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Foster bonds with wildlife

7th November, 2019

LONDON: The UK-Sabah relationship dates way back to the days of British North Borneo (now Sabah), say Deputy Chief Minister Datuk Christina Liew.

“We even went through war together with some 600 British Prisoners of War (POWs) who perished on the infamous Sandakan to Ranau Death March 74 years ago.

“But not all is grey and gloom. We have had other great success stories which we have shared in recent years.

Notably, Sir David Attenborough (an English natural historian who had visited Sabah to do documentaries), who needs no introduction, had done great justice in portraying Sabah’s rich flora and fauna to the world,” she said at “An Evening with the Honourable Minister of Tourism, Culture and Environment” here on Monday.

Liew hosted the dinner reception with the theme “Celebrating Sabah’s Natural and Cultural Biodiversity” at Hyatt Regency London – The Churchill in conjunction with the World Travel Market (WTM) London 2019, which ended on Wednesday.

The 30-odd guests comprised conservationists, naturalists, wildlife experts, presenters and owners of tour operators from the UK.

Present were the Director of Tourism Malaysia London, Mohd Shahrir Mohd Ali, George Jessel (great grandson of Sir Charles Jessel who founded Jesselton (now Kota Kinabalu), and representatives from Sabah’s tour operators participating in the WTM London under the auspices of Sabah Tourism Board (STB), namely Borneo Eco Tours, Borneo Nature Tours and Borneo Beyond Adventure.

The Minister also paid tribute to English TV presenter Kate Humble, who specialises in wildlife programmes, for documenting her trip to Sabah, and Dame Judi Dench (a renowned Oscar-winning British actress, who turns 85 this year) for a two-part series on her Wild Borneo Adventure.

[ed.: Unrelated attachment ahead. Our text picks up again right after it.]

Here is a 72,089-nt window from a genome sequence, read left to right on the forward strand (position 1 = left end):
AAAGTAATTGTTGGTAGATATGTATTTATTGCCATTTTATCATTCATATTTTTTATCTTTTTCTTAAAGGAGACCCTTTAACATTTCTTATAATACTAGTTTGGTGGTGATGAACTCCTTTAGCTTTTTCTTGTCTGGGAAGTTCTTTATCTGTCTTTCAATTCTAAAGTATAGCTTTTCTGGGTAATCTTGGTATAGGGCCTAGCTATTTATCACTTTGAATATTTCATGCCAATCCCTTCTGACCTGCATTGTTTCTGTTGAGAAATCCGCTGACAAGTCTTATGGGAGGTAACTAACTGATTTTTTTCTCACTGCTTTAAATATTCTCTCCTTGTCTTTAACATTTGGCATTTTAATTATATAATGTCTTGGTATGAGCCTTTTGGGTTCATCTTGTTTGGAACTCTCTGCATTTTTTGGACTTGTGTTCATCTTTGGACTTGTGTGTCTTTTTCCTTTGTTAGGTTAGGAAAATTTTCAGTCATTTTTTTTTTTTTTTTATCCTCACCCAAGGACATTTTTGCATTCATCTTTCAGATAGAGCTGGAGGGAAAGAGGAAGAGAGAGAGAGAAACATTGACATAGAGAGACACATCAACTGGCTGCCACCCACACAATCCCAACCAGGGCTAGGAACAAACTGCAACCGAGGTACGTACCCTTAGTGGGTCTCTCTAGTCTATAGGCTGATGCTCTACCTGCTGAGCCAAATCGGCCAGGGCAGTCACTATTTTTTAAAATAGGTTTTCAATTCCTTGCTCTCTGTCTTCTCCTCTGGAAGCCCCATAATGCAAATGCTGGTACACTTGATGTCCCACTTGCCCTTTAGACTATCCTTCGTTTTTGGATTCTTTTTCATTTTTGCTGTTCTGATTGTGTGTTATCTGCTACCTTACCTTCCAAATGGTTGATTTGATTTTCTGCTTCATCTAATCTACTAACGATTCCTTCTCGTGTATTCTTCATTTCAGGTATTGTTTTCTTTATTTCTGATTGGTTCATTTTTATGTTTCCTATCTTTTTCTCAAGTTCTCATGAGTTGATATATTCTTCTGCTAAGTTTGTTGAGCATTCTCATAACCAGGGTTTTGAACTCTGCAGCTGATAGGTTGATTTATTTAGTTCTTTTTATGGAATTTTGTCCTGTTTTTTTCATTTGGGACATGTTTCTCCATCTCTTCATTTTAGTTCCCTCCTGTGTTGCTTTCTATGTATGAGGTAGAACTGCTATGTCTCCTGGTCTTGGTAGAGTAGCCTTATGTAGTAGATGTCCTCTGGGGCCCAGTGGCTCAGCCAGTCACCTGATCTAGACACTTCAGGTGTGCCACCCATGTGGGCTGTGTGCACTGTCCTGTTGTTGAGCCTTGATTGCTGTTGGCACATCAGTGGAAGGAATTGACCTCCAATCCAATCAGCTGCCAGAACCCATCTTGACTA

Dench visited Sabah in April this year to film a documentary on the Danum Valley Conservation Area as part of her crusade to help save Borneo’s rainforest and its endangered species. She adopted three orang utans during her visit, which reportedly left her speechless.

Saying the Orang Utan UK Appeal has been a great companion to Sabah at the Sepilok Orang Utan Rehabilitation Centre in Sandakan since 2000, she said: “We thank you for the exchange of knowledge and also your immense contribution in helping us preserve the endangered Orang Utan.”

Liew said the State Government has conferred the title of Datuk on the Founder cum Chairperson of Orang Utan UK Appeal, Susan Sheward in recognition of her great work in raising funds for the protection and rescue of endangered wildlife in Sabah.

Orang Utan UK is a charity dedicated to the rehabilitation and preservation of orang utans, and conservation of their habitat.

In addition, Cardiff University’s students based in the Danau Girang Field Centre (DGFC), Kinabatangan, are also contributing great information on their field research.

Meanwhile, the Minister said the Sabah Government has reached a milestone through the formulation of wildlife-related policies such as the 10-year Elephant Conservation Action Plan (2020-2030) to prevent extinction of the Borneo Pygmy elephant.

“For instance, a pangolin sanctuary to be established within the protected Tawau Hills Park, is set to become Sabah’s new wildlife tourist attraction,” she said.

According to Liew, Tawau was picked as a suitable location for the pangolin sanctuary because it has a vast forest. “It will be a suitable place for pangolins because there’s plenty of food supply there such as insects (termites and ants),” she explained, adding that with a proper sanctuary, more effective and efficient conservation efforts will be made.

The occasion was an opportunity to promote Sabah books such as “Curry Leaves” compiled by the wife of Sabah Chief Minister, Datin Seri Shuryani Shuaib, “Wild Sabah” produced by wildlife expert Datuk Dr Junaidi Payne and “Opogi – The Bornean Crocodile” authored by journalist Jaswinder Kaur Kler. Liew presented copies of these books to all guests.

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